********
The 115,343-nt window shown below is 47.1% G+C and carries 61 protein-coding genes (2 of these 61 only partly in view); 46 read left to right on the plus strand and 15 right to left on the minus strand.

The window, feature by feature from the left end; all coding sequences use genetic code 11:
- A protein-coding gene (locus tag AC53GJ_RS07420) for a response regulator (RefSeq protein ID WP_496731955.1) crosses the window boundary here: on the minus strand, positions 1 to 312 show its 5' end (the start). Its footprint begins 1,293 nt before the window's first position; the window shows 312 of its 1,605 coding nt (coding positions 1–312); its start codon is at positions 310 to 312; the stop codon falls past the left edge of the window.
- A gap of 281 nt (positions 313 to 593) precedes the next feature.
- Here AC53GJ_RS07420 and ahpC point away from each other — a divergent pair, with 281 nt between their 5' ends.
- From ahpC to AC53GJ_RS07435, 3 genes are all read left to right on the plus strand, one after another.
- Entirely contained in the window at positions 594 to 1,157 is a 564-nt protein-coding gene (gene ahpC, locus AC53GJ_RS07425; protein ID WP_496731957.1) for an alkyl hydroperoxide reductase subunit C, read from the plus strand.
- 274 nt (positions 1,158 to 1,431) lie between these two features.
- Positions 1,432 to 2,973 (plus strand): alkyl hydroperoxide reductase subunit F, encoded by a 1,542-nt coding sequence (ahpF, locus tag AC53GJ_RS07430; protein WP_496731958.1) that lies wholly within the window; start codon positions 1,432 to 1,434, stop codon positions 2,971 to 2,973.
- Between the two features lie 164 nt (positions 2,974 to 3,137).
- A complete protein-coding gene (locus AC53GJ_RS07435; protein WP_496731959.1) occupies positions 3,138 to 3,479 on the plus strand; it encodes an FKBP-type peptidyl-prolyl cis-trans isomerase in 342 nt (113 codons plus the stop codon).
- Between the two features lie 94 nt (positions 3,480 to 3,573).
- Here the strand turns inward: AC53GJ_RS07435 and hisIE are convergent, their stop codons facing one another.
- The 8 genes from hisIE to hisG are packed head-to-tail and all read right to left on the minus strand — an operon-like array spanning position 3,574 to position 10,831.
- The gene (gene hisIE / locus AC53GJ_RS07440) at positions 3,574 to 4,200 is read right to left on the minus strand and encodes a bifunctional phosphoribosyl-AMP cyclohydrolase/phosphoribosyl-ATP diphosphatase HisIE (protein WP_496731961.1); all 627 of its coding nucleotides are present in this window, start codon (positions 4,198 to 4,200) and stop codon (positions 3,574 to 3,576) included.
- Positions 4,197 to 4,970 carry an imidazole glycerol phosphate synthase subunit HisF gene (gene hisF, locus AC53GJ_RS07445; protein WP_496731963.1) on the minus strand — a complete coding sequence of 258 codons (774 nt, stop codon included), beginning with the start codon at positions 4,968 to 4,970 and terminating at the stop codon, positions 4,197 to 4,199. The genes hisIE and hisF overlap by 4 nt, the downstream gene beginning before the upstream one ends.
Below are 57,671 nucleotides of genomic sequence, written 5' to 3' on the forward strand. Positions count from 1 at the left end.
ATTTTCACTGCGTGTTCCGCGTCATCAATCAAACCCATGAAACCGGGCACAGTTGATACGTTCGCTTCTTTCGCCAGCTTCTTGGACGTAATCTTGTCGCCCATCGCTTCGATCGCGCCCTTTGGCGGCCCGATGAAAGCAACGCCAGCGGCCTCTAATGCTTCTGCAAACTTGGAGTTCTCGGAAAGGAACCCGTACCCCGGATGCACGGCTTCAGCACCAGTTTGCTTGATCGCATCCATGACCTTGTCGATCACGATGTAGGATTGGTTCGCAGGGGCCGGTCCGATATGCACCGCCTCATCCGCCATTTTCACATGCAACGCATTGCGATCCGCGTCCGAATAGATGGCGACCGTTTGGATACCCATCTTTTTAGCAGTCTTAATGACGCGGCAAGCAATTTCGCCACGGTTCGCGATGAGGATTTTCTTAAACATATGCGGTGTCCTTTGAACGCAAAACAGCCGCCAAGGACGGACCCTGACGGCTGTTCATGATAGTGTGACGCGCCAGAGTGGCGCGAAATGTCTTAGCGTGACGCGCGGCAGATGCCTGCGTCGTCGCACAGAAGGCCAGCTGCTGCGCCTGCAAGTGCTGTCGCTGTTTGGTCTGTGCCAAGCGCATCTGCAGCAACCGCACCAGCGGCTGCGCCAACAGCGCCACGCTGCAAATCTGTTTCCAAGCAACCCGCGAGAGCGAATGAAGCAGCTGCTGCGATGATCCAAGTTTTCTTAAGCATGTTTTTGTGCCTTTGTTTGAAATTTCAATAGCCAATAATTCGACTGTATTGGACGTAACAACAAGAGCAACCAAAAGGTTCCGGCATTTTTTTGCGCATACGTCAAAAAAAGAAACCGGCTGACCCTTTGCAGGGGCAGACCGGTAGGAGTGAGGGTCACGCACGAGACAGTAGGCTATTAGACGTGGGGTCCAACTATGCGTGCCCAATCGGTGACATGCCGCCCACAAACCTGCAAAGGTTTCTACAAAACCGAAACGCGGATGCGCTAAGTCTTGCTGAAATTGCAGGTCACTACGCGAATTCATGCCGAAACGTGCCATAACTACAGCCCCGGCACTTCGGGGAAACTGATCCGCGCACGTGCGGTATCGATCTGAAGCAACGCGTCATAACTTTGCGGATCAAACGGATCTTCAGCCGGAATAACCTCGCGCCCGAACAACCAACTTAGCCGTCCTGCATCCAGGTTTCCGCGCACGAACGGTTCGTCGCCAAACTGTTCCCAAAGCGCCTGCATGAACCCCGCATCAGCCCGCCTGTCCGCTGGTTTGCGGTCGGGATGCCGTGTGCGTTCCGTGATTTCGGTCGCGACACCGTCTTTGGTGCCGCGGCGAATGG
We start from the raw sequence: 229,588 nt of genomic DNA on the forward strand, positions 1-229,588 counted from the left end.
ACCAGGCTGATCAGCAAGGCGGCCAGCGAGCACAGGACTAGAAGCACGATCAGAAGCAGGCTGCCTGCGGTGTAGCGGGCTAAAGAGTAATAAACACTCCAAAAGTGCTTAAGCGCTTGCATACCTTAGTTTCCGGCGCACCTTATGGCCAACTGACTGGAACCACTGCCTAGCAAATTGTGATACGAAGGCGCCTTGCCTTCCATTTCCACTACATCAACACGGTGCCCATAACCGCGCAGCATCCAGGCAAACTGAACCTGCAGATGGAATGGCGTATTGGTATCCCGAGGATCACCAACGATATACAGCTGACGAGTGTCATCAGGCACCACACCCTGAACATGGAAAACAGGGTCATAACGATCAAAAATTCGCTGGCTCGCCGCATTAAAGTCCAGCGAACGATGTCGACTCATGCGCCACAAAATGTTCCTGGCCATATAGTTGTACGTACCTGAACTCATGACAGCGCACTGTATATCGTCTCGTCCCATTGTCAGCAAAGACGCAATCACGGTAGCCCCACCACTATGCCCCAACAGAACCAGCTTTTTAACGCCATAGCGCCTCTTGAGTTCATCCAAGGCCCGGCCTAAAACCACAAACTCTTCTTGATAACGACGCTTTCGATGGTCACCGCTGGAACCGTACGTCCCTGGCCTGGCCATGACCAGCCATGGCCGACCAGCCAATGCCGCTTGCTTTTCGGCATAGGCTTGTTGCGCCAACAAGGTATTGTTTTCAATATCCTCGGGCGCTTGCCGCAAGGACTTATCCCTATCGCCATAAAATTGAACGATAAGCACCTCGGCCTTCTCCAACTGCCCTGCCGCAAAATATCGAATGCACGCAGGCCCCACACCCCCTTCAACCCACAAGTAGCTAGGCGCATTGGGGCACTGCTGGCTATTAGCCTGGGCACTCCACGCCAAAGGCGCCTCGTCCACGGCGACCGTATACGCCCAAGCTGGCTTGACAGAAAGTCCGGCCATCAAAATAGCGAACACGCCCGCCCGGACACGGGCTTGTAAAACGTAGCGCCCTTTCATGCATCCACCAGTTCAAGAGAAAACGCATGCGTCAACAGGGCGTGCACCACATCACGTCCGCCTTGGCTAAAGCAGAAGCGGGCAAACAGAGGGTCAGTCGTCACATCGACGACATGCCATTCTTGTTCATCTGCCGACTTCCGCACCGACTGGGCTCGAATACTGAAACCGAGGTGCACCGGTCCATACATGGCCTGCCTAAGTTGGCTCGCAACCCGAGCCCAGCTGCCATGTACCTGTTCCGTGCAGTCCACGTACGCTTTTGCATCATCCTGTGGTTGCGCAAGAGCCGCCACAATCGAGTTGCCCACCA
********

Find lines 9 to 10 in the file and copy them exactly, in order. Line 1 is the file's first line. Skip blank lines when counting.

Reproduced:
- Positions 1,432 to 2,973 (plus strand): alkyl hydroperoxide reductase subunit F, encoded by a 1,542-nt coding sequence (ahpF, locus tag AC53GJ_RS07430; protein WP_496731958.1) that lies wholly within the window; start codon positions 1,432 to 1,434, stop codon positions 2,971 to 2,973.
- Between the two features lie 164 nt (positions 2,974 to 3,137).